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NATIONAL NON-FICTION DAY: Guest Post from Tracey Turner

Posted on Nov 3, 2011

Today I am delighted to welcome Tracey Turner, non-fiction author extraordinaire (including The Comic Strip Big Fat Book of Knowledge which I reviewed here) to Library Mice to talk about non-fiction on this very special day! Happy National Non-Fiction Day to all!

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Celebrating Non-Fiction
by Tracey Turner

There’s a lot to celebrate about children’s non-fiction books in 2011: today’s children have wonderful books to choose from to answer their never-ending ‘why?’ questions about the world. In fact I’m a bit jealous of them. When I was growing up, in the 1970s, there weren’t any of Stephen Biesty’s fascinating, intricate cross-sections of castles, pyramids and human bodies to pore over. No beautifully designed Dorling Kindersley books to lure me into an undersea or prehistoric world. No funny, irreverent Horrible books to tell me fascinating facts about the Tudors or digestion.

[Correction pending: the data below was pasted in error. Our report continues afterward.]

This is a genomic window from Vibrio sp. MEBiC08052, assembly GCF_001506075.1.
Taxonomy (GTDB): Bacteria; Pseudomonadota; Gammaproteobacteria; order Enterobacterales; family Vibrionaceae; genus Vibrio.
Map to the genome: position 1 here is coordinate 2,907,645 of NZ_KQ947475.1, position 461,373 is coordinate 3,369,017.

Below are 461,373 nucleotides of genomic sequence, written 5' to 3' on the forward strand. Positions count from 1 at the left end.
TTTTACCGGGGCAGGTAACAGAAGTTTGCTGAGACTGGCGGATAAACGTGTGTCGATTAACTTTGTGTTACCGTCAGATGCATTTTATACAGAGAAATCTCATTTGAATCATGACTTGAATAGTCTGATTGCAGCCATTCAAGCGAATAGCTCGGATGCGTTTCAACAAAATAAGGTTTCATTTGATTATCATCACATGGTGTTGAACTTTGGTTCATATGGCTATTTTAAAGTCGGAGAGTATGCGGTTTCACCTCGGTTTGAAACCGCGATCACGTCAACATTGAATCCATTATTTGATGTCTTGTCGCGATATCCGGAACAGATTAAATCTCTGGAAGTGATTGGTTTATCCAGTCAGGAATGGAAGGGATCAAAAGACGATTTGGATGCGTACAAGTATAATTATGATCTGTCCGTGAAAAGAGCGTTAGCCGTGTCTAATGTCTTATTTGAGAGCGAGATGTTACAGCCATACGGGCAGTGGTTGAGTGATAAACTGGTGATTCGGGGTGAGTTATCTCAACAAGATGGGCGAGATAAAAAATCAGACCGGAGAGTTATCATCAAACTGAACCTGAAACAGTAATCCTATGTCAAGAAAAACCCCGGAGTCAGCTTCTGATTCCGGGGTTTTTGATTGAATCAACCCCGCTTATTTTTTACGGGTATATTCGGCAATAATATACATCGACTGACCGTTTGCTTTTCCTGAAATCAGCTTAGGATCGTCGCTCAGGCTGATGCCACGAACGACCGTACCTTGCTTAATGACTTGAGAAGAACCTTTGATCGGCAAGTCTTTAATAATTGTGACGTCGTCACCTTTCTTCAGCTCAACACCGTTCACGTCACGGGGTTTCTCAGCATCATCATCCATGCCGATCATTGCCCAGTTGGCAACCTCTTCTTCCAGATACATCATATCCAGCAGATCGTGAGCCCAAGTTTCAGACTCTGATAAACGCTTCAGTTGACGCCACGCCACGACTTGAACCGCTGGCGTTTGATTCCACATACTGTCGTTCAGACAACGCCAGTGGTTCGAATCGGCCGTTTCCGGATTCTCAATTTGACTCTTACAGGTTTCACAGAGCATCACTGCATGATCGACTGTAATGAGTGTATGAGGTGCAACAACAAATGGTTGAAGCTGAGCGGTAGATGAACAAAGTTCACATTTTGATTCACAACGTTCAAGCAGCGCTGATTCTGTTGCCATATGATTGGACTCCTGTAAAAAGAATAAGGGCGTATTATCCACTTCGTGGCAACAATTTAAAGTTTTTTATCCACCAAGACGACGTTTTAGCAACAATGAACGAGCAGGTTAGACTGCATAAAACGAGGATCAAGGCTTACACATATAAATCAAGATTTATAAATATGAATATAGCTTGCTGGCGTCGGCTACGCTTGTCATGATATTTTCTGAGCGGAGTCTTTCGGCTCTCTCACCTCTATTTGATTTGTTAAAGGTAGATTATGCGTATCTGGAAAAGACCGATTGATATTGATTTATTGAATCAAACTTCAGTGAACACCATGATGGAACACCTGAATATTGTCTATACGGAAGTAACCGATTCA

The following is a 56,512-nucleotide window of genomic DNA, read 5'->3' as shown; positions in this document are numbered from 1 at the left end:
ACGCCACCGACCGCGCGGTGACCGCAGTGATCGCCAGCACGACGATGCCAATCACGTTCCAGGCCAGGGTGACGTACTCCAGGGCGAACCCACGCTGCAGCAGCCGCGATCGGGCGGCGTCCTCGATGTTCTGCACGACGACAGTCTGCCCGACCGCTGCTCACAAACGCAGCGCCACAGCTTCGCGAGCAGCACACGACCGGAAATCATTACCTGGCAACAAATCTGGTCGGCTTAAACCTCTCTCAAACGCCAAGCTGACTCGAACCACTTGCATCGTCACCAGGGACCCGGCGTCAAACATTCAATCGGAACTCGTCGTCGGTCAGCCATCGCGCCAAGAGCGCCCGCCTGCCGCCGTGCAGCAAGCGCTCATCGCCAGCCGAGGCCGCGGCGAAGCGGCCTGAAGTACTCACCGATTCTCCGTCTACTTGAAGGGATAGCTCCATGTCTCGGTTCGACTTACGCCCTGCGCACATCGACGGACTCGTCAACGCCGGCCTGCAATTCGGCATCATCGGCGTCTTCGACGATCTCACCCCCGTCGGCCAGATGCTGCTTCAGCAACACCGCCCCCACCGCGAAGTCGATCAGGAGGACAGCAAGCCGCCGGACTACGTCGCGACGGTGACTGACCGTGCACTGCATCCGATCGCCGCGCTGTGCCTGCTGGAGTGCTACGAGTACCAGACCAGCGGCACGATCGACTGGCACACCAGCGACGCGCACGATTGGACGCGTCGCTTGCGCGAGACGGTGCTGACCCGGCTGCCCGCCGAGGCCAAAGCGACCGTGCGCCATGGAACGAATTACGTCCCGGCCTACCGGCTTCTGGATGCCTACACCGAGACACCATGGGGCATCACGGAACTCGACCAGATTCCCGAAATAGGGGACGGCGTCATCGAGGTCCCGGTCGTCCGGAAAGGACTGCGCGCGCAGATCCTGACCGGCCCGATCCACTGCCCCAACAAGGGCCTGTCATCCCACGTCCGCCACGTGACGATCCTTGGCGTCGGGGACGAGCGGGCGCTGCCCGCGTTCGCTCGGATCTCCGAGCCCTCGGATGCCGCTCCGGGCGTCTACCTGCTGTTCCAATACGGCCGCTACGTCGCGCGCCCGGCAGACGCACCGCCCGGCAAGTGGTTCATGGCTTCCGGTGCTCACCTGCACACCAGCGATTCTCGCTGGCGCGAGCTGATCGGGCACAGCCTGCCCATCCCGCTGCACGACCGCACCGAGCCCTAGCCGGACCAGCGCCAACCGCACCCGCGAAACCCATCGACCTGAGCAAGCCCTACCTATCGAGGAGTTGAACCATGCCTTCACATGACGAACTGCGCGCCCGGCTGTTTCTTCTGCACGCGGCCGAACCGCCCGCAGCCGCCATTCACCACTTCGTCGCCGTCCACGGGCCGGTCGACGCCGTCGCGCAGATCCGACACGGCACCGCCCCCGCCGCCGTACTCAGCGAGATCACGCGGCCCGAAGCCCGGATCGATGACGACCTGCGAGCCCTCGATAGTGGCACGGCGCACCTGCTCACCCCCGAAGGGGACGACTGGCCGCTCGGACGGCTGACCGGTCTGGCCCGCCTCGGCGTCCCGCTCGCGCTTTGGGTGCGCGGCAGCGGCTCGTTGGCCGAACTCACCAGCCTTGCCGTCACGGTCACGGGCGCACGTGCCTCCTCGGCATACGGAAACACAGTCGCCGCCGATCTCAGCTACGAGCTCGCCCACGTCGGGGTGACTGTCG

In my childhood home there weren’t many books, but there was a set of ancient encyclopaedias (from the 1950s) – serious, black-and-white, each volume nearly as heavy as I was – that filled me with dismay and deep, deep boredom. With that sort of introduction to non-fiction, it’s surprising that I’ve ended up writing it myself. To be fair, I wasn’t the encyclopaedias’ target audience because they weren’t aimed at children. But it’s true that children of the 1970s couldn’t have nearly so much fun with factual books as they do today – which of course isn’t to say there weren’t any good ones. I do remember a favourite birthday present, The Love of Horses by Anne Alcock, which was a big hardback with a photograph of white horses galloping through surf on the cover, and from which I learned about Appaloosas and the Tennessee Walking Horse.

I’m sure that some of the many inspirational non-fiction books available today will draw children along paths of discovery about many things, from polar bears to distant galaxies. And I’m glad that, despite the encyclopaedias, I did end up writing non-fiction – in fact perhaps they’re a reminder always to write enthusiastically and entertainingly, whatever the subject.

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Thank you very much Tracey!

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